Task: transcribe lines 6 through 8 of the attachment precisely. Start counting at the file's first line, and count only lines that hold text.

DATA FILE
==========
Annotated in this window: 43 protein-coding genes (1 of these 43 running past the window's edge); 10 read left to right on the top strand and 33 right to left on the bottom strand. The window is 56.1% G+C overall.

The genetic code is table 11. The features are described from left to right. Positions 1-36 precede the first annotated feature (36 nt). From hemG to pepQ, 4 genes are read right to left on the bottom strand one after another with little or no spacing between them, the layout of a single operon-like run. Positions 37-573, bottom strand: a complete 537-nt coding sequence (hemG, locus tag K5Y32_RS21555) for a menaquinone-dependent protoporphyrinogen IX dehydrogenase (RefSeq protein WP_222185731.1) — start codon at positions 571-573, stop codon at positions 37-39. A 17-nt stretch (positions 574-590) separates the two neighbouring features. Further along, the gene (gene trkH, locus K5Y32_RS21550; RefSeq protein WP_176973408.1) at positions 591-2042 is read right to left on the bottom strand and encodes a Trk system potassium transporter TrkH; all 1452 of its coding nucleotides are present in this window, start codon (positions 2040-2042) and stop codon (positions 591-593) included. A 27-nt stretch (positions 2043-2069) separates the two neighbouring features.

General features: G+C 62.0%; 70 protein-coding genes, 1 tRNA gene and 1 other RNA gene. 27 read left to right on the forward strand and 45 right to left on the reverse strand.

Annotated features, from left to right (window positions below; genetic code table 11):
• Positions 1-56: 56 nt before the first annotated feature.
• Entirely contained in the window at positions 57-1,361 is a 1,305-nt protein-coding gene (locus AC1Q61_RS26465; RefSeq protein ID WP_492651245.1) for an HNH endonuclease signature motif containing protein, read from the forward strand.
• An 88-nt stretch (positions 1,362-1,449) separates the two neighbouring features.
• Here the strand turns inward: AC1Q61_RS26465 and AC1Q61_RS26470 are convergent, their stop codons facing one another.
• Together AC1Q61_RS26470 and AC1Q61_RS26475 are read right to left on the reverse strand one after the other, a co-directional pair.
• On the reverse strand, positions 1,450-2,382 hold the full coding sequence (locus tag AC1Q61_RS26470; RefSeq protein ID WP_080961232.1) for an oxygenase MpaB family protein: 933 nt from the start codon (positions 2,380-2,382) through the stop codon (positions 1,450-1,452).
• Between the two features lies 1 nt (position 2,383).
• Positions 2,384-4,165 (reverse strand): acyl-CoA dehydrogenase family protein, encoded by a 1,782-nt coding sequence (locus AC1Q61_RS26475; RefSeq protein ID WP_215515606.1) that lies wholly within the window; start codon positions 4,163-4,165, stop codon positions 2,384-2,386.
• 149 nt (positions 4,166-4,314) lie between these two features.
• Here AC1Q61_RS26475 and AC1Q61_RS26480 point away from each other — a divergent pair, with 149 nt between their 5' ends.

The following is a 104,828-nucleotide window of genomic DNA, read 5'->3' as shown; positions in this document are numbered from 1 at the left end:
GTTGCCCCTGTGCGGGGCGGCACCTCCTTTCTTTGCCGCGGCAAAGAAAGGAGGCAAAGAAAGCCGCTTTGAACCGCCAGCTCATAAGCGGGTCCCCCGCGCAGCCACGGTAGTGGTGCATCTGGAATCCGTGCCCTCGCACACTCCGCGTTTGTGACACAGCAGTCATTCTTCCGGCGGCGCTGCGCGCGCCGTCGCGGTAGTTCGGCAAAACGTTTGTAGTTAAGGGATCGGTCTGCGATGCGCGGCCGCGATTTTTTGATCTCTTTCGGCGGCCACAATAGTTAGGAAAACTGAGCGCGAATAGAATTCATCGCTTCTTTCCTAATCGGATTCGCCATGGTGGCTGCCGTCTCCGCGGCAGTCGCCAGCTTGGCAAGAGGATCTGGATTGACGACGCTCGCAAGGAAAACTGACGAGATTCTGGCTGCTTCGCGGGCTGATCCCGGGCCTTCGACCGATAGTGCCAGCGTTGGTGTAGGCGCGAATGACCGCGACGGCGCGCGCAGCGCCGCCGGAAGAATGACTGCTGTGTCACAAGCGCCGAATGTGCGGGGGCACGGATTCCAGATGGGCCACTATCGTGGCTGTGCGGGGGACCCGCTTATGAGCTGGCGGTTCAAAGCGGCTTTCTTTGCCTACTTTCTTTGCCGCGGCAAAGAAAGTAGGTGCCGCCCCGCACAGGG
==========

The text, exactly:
• Entirely contained in the window at positions 57-1,361 is a 1,305-nt protein-coding gene (locus AC1Q61_RS26465; RefSeq protein ID WP_492651245.1) for an HNH endonuclease signature motif containing protein, read from the forward strand.
• An 88-nt stretch (positions 1,362-1,449) separates the two neighbouring features.
• Here the strand turns inward: AC1Q61_RS26465 and AC1Q61_RS26470 are convergent, their stop codons facing one another.